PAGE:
"...what you've just said is one of the most insanely idiotic things I've ever heard. At no point in your rambling, incoherent response was there anything that could even be considered a rational thought. Everyone in this room is now dumber for having listened to it."

User avatar
Stan Y.
Posts: 536
Joined: March 13th, 2013, 4:47 am

Repour wine saver - anyone use this?

#62 Post by Stan Y. » May 5th, 2018, 10:21 am

Seems like you could potentially get extended life when used in conjunction with gas in a can e.g. private preserve.
David Glasser wrote:With respect to the single use issue, from the Repour website:

Repour keeps one bottle of wine fresh until the last glass. Each stopper is designed to save a full bottle of wine, even take glass by glass over days, weeks or months. If used on a second bottle, Repour may lose its oxygen-absorbing capacity before you are done with the bottle. So start with a new Repour stopper with each new bottle.

So there’s enough O2 absorbing material to keep a bottle fresh even if you pour a single glass a day over days or weeks? That suggests enough for 4-6 openings of the bottle. If you finish a bottle in 2 or 3 goes, it sounds like the Repour would still have capacity to work on a second bottle. But you'd need to either re-seal the Repour or open the second bottle at the same time you finished the first.

OTOH, they’re not that expensive unless you’re using them on every bottle.
S. Y @ t € s

Eric Lundblad
BerserkerBusiness
BerserkerBusiness
Posts: 1552
Joined: January 28th, 2009, 2:36 pm

Repour wine saver - anyone use this?

#63 Post by Eric Lundblad » May 5th, 2018, 11:07 am

A. So wrote:
Alan Rath wrote:So no way to take it out of one bottle, leave it lying around, then use for another bottle. Truly single use.
I suppose if you opened the second bottle immediately after the first, poured some out, and plugged it in right away... But that's a bit of an edge use case indeed.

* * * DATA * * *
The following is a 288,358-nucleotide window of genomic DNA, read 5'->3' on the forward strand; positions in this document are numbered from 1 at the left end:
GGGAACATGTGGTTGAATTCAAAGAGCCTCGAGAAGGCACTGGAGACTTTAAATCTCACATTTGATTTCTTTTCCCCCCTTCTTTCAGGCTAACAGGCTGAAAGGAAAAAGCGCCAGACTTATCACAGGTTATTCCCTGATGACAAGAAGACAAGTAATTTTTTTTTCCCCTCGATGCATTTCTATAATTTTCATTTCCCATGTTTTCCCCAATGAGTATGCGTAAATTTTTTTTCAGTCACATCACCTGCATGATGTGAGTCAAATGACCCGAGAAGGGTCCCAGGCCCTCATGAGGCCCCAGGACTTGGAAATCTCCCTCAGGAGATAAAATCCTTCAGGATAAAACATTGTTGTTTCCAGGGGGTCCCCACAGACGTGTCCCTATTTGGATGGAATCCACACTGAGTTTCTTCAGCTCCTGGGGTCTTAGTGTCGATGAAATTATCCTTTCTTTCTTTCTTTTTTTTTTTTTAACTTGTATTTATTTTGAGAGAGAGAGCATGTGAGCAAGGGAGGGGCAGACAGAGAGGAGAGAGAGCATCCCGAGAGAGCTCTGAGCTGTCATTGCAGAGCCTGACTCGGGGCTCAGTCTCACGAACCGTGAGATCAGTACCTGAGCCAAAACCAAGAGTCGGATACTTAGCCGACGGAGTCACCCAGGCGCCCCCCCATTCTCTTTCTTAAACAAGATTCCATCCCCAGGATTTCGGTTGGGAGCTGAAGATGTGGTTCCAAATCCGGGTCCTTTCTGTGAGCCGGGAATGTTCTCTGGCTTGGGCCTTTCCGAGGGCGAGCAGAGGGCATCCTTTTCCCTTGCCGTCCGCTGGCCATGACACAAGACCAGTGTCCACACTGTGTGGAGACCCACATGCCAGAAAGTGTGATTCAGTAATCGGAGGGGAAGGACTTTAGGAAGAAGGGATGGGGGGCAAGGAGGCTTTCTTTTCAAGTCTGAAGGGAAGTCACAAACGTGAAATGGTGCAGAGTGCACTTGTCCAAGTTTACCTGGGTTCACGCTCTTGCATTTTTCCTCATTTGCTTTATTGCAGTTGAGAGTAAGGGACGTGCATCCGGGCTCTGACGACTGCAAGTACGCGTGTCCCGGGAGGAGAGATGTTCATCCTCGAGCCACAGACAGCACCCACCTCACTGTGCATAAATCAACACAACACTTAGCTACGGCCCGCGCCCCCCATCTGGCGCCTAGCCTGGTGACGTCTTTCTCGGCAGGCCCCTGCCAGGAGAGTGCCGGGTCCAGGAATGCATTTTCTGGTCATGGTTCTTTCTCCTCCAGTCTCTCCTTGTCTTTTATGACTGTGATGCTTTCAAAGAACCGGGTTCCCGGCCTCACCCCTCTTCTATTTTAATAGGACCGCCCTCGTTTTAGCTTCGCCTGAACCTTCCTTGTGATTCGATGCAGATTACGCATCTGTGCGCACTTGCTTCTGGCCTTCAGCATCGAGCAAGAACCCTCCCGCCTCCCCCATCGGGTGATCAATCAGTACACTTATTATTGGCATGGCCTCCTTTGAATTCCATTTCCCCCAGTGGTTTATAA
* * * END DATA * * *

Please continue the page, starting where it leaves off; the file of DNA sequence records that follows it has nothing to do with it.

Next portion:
You can 'reseal' a used repour with a bit of duct tape (on the bottom, in place of the original foil that sealed it).
Ladd Cellars
Winemaker & Owner

User avatar
Cris Whetstone
GCC Member
GCC Member
Posts: 10584
Joined: January 27th, 2009, 1:09 pm
Location: OC, CA

Repour wine saver - anyone use this?

#64 Post by Cris Whetstone » May 5th, 2018, 11:31 am

Eric Lundblad wrote:
A. So wrote:
Alan Rath wrote:So no way to take it out of one bottle, leave it lying around, then use for another bottle. Truly single use.
I suppose if you opened the second bottle immediately after the first, poured some out, and plugged it in right away... But that's a bit of an edge use case indeed.
You can 'reseal' a used repour with a bit of duct tape (on the bottom, in place of the original foil that sealed it).
Duct tape. Will it's wonders never cease?
WetRock

"Man prefers to believe what he prefers to be true." - Francis Bacon

"I had taken two finger-bowls of champagne and the scene had changed before my eyes into something significant, elemental, and profound." - F. Scott Fitzgerald, The Great Gatsby

User avatar
Larry Link
GCC Member
GCC Member
Posts: 417
Joined: August 13th, 2010, 10:42 am

Repour wine saver - anyone use this?

#65 Post by Larry Link » May 5th, 2018, 11:39 am

All the positive feedback has me intrigued, so even though I don't need another wine preservation gadget I've ordered a few of these to test them out. I can see where they are so much more convenient than the coravin. I like the duct tape idea, although you have no way to determine if the oxygen absorption material is saturated or not. It sure would cut down the cost if you could reuse it over 2-3 bottles vs. just a single bottle.

User avatar
David Glasser
GCC Member
GCC Member
Posts: 5105
Joined: August 16th, 2009, 6:03 pm
Location: Maryland

Repour wine saver - anyone use this?

#66 Post by David Glasser » May 5th, 2018, 11:50 am

A. So wrote:
Alan Rath wrote:How do they come packaged? If you just leave one on the counter, doesn't that ruin it?
There's a piece of foil on the bottom of the stopper. You peel it off before use.